Like all Mets fans, I absolutely hated Mel Rojas’ stint with the Mets. I try to refrain myself from hating people but his short time in Queens, a year and a half of wearing the Orange & Blue felt like a decade of absolute misery. But let’s take an inside look back at Rojas and his tenure with the Mets approximately 22 years later.
Rojas, who is cousins with former Mets outfielder Moises Alou, signed on with the Montreal Expos in 1985 as an amateur free agent and made his debut against the Mets in 1990, going 2/3rds of an inning with a strikeout.
The Mets would eventually acquire Rojas in the middle of 1997 with centerfielder Brian McRae and spunky reliever Turk Rojas for speedster Lance Johnson, starting pitcher Mark Clark, and infielder Manny Alexander.
Rojas went 0-2 with 5.13 ERA in ’97 in 23 games pitched, tossing 26.1 innings, giving up 24 hits, four of which were home runs. He also struck out 32 batters in that small sample.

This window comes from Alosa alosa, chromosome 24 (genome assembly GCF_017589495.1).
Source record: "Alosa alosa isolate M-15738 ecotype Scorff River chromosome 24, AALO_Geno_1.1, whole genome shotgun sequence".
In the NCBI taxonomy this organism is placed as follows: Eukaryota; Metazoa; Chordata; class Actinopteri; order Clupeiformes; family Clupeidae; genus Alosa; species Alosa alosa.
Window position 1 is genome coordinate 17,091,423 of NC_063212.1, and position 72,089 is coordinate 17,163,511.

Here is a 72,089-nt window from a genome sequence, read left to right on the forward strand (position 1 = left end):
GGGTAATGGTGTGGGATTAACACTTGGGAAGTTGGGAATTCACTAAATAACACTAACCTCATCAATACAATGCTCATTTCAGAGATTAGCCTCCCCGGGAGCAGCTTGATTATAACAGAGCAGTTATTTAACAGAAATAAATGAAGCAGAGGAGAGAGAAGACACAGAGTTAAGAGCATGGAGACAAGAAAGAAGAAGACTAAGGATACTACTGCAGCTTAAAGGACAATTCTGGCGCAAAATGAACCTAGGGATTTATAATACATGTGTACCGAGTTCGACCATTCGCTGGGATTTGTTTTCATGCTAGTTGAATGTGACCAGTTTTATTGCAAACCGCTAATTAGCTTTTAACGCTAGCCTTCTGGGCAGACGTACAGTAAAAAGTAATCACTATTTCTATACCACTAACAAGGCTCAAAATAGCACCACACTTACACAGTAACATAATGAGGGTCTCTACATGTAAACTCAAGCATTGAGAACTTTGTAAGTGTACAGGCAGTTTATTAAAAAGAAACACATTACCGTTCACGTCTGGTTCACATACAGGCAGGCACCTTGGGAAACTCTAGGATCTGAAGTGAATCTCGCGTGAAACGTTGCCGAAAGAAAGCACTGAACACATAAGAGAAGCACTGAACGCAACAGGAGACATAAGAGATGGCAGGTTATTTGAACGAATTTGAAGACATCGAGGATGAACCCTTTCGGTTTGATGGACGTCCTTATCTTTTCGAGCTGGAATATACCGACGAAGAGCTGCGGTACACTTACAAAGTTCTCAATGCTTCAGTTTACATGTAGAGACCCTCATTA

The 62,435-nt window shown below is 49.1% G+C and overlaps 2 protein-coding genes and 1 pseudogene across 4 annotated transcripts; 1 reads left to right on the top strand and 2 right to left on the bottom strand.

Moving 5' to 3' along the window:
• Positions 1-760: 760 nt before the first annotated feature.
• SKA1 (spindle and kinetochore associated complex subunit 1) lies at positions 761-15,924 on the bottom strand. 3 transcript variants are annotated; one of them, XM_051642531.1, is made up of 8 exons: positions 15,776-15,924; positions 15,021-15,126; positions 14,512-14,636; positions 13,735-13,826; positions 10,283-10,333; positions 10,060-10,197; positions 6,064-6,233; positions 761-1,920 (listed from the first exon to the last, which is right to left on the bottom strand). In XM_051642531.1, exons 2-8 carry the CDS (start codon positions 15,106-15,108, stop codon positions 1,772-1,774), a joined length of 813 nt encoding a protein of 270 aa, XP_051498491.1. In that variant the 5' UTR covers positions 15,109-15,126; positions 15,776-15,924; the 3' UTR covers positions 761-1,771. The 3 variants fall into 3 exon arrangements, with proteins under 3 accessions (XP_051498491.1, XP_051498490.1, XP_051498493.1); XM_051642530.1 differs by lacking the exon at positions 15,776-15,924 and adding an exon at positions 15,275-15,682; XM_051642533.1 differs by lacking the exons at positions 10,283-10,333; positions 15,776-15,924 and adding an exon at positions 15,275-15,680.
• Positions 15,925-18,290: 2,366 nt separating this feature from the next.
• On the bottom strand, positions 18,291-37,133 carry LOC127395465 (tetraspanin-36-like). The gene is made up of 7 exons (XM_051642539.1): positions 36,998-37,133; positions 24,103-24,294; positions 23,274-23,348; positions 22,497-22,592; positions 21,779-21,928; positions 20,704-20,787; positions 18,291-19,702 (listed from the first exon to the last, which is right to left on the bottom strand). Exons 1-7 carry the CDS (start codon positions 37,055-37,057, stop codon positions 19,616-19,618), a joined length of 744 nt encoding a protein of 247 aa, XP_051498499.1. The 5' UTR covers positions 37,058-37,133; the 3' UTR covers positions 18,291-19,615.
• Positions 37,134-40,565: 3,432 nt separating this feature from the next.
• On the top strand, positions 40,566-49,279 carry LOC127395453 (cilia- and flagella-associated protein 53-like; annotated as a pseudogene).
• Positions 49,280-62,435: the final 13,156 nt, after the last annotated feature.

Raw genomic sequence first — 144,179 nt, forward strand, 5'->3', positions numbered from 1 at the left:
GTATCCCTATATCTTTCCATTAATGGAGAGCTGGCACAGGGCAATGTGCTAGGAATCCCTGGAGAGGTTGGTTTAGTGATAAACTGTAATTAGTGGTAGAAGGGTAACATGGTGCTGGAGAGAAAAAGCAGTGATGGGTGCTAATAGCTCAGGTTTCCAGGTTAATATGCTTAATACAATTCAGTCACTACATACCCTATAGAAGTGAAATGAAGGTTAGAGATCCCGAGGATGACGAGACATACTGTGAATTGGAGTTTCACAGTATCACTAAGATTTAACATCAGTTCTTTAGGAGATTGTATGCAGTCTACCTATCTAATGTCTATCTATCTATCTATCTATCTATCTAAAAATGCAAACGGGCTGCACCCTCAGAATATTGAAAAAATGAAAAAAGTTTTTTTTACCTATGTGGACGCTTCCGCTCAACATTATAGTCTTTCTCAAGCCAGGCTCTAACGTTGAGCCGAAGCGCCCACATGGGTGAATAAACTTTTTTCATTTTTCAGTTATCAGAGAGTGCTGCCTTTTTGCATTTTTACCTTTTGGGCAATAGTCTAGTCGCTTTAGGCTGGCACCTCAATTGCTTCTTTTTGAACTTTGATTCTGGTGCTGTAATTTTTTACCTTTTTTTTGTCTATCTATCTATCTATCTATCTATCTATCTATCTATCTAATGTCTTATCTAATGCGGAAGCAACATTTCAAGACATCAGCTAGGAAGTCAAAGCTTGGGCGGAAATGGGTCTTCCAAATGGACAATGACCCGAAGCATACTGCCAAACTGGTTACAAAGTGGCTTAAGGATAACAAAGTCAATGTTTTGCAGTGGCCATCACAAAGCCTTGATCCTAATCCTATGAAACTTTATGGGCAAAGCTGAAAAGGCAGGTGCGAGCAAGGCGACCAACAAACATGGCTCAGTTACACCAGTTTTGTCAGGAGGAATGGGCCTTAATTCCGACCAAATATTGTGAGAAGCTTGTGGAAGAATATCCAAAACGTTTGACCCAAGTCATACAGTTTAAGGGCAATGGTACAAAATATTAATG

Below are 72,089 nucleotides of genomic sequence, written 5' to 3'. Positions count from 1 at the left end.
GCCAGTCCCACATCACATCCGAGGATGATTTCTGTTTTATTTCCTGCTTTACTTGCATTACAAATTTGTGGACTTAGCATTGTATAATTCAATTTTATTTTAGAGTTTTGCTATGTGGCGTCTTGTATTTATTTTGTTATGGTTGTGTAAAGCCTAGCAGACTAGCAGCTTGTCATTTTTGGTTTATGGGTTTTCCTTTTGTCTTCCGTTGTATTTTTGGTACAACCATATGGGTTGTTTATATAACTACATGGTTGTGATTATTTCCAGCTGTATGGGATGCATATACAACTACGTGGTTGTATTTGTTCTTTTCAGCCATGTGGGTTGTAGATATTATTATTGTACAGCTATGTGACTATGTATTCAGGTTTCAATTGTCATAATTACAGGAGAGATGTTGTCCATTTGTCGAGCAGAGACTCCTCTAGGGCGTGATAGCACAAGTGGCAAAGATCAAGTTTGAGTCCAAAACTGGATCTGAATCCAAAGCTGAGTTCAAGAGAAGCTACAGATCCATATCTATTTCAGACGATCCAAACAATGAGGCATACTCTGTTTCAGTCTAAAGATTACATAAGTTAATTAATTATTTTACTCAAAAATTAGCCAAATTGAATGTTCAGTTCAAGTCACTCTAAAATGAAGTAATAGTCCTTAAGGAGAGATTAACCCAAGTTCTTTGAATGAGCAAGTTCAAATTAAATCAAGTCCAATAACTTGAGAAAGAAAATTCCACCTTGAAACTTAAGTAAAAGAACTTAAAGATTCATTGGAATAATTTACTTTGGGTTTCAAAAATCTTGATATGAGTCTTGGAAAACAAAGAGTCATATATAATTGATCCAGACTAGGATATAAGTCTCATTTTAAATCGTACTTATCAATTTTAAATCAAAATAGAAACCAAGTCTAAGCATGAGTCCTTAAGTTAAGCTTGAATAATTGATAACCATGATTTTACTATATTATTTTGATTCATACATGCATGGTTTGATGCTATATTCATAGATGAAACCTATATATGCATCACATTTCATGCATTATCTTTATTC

It didn’t get better for the right handed reliever in ’98, he appeared in 50 games for the Mets and sported a 6.05 ERA with a 5-2 record over 58 innings pitched.
One of the most memorable and infamous moments for Rojas in ’98 is when Bobby Valentine inexplicably opted to go with Rojas instead of a LHP to face Yankees Paul O’Neill. Rojas would give up a home run to O’Neill, giving the Yankees the 6-4 lead as they took the victory.
In 73 games pitched over 84.1 innings, Rojas gave up 92 hits, 56 runs (54 earned), and 13 home runs. Rojas wouldn’t have been so terrible if a majority of hits against him weren’t so impactful. However, that’s the exact opposite of the case.
What makes this super special is that prior to the 1999 season, the Mets traded Rojas straight up to the Dodgers for Mets fan favorite Bobby Bonilla.